Published: June 9, 2020

MBA Food pantry

COVID-19 compounds the impact of food insecurity on college campuses and beyond.

Food insecurity is an issue that plagues college campuses—according to the College and University Food Bank Alliance, 30% of college students are food insecure. It’s a humbling and astounding statistic to consider that three out of 10 students on our campus lack reliable access to affordable and nutritious food. And unfortunately, COVID-19 has exacerbated this situation, impacting food insecure individuals here and across the country, in communities large and small. 

“Food insecurity is a dangerously secretive problem that’s easy to miss, even when it’s standing right in front of you,” says Marketing Instructor Heather Kennedy. “We are so lucky to be part of a beautiful campus located in an abundant community. Sometimes it’s hard to believe this problem is impacting our students on a regular basis.”

This is one of the reasons Kennedy is spearheading a new food pantry initiative to address food insecurity at CU Boulder over the summer.

COVID-19 upended many internships and job opportunities for students this year. Kennedy thought back to an idea of creating a campus food pantry she had a few years ago and decided this may be an opportunity to put MBA students’ skills to work in the service of the CU Boulder community. With the support of the Center for Ethics and Social Responsibility (CESR) and the MBA program, the new pantry project was born.

“Starting a food pantry taps into the business skills they’ve learned over the last year: strategy, logistics, accounting, marketing and project management, to name a few,” explains Kennedy. “The goal is to put those skills to work on a project that will have a positive social impact on our campus community.”

Drawing from her experience working for Feeding America, the umbrella organization for all U.S. Food Banks, Kennedy is providing MBAs with help, guidance and feedback on the process but empowering them to take the lead on creating the strategy and execution for the project.

CU Boulder’s Volunteer Resource Center took on the issue of food insecurity a few years ago but had not yet established a permanent location for a pantry. Now may be the time to do so, and they’ve agreed to partner closely with the MBA team on this project.

First, the MBA students will conduct a situation analysis and needs assessment to understand the problem and the resources available to address the issue. Using their strategic skills, they will create potential solutions to the problem and then recommend a plan and the actionable steps needed to execute it. The students will also need to determine whether a food pantry is the most appropriate solution or if there is another alternative way to address this issue.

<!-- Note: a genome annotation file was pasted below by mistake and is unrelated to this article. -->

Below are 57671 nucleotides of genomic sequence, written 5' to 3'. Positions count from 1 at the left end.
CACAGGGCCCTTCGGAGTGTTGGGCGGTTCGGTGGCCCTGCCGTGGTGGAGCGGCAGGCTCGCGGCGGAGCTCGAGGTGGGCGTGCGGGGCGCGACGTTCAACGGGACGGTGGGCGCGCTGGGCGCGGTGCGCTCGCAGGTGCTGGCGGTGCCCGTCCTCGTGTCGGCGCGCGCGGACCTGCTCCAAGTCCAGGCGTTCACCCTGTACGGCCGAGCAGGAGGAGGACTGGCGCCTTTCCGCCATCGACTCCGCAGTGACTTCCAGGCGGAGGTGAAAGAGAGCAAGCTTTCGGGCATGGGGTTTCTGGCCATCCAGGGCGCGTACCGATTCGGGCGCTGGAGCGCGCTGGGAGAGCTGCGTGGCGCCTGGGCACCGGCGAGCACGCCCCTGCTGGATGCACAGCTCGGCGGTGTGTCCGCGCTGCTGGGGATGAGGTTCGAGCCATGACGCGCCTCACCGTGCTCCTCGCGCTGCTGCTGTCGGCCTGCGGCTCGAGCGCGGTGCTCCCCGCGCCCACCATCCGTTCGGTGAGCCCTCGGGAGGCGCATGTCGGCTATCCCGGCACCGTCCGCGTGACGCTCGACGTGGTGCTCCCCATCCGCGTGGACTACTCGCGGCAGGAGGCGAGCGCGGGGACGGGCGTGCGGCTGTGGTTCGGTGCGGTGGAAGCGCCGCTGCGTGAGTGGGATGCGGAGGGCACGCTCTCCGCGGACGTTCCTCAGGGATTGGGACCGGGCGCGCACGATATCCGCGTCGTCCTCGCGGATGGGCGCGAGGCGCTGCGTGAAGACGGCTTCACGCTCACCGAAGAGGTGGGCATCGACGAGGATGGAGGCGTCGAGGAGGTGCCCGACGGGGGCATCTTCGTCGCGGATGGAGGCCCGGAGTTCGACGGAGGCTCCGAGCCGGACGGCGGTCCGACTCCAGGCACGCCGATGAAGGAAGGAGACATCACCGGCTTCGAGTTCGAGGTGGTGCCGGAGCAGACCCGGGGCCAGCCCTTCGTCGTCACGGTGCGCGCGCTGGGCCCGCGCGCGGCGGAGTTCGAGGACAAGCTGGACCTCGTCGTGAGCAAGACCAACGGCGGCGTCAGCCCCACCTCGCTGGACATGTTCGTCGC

MBA student, Galen Kuney, was drawn to the opportunity to work with peers to solve a real issue in the Boulder community and beyond. He hopes to become more informed about the root causes of food insecurity and discover creative ways to solve the issue.

“I hope we can not only make a positive impact within the local community but also have this project serve as an example for other communities by creating a model for how they can help combat this problem,” he says.

 Fellow MBA student, Sterling Boin, echoes this sentiment. “Working hands-on to reduce food waste and food insecurity is an actionable and rewarding approach to reducing these externalities,” says Boin.

For the past three years, Boin has volunteered at Boulder Food Rescue and Denver Food Rescue and sourced about 80% of his food from underutilized food resources. His dream is to bring about systemic benefits by elevating the issue among a diverse group of stakeholders.

Kennedy credits John Helmers, associate director of graduate career management and Julie Waggoner, interim director of CESR, for their support in getting this project off the ground.

 “We are proud to contribute to this important effort to support the many food insecure people in our community, and to provide meaningful work and professional development opportunities for the students involved,” says Waggoner.

We are excited to see this project take form here at Leeds, and are thankful to Heather Kennedy, John Helmers, Julie Waggoner and the MBA students for their commitment to social impact projects during these trying times.